Examples of Engaging Web Content


Engaging Content

The danger with following best practices without injecting the organization's culture and personality in content development and conversation strategy is that you could be swapping one logo for another and be none the wiser. You don't differentiate yourself from your competition.

Worse, you don't stand out and make an impression, which is a better word for being engaging.

What does good Web content look like? It's well written, is not afraid to show the personality of the organization it speaks for, and it carries value — information, knowledge, tips, things that make your experience better.

I thought it would be fun to take a look at some of my favorite Web content for inspiration.

What a hoot

This is from the about page at Woot.com. Woot FAQ: a discussion of ill-advised efficiencies, failed idealism, and trampled dreams.

Woot.com is an online store and community that focuses on selling cool stuff cheap. It started as an employee-store slash market-testing type of place for an electronics distributor, but it's taken on a life of its own. We anticipate profitability by 2043 – by then we should be retired; someone smarter might take over and jack up the prices. Until then, we're still the lovable scamps we've always been. But don't take our word for it: see what the online community has to say at this Wikipedia article.

They sell one new item each day until it's sold out. Pretty simple value prop. This is their privacy policy. Evidence that lawyers can have a sense of humor? This is the copy they use to sell the one product on the home page. A good example of using story to build a context in marketing.

Be foolish!

The copy written at The Motley Fool is pretty accessible and it holds the site to its promise to educate, amuse, and enrich. From the about page, the company's name was taken from Shakespeare, whose wise fools both instructed and amused, and could speak the truth to the king — without getting their heads lopped off.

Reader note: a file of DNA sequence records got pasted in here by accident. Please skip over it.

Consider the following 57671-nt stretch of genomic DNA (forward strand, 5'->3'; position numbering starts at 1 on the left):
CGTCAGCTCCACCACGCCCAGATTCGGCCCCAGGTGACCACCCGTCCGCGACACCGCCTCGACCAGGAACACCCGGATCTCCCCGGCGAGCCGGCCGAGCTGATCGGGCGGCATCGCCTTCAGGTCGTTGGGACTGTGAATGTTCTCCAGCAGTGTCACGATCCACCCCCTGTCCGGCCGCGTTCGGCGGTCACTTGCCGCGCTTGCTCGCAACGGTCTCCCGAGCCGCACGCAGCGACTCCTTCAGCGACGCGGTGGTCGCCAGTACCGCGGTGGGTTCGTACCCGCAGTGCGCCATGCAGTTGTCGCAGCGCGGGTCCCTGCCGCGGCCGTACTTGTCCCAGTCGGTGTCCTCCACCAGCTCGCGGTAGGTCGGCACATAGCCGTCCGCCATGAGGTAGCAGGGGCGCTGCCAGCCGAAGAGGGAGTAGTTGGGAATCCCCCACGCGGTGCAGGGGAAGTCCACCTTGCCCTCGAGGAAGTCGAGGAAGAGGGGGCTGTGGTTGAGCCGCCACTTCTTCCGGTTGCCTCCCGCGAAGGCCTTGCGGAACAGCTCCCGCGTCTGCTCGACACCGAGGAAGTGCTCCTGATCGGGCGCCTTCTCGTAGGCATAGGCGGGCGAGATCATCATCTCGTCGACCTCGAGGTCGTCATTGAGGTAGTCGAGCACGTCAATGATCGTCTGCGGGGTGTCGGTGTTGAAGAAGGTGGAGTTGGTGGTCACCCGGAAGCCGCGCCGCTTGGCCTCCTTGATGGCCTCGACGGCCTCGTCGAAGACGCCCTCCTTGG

Here is what they do:

The Motley Fool provides financial solutions for investors of every kind. Our products and services — whether free or fee-based, online or offline — are designed to help people take control of their financial lives.

The home page currently greets you with the 10 best stocks of 2010 headline. Under which, you find an approachable style for a sometimes and to too many people still, hard to comprehend, topic.

I'm always on the lookout for the next home run stock. At the end of each year, I like looking back to see what I can learn from the past year's best and worst performing stocks. Let's take a sneak peek at this year's top performing tech stocks.

Be foolish and don't pass up an opportunity to learn something there.

Take your vitamins

I've used this page on Facebook to illustrate how a company can and should clear up confusion about its products in social media. Thank you very much for your questions, they say:

thank you very much for the questions – there has been a fair amount of chatter (including ours, to be fair) around the efforts of an activist group to convince a court and the media that you don’t know what you’re drinking when you drink vitaminwater.

guess what? vitaminwater is just what you think it is. a great tasting beverage. totally hydrating. packed with vitamins.

but wait, they say. it has SUGAR! CALORIES!

well, yes. vitaminwater does have both. it says it on the label. clear as the eye can see. just as the law requires. and for those who are more calorie conscious, we offer you a fabulous beverage option: vitaminwater zero.

so there you have it. choice. freedom. great taste. packed with vitamins.

but you knew that.

drink up.

The note got 340 likes and dozens of positive comments back in August of this year. You may point out it's not sales copy… it is selling, and it does it conversationally, and simply. Take your vitamins, and choose the calorie free options, if you're so inclined.

Seeing (RED)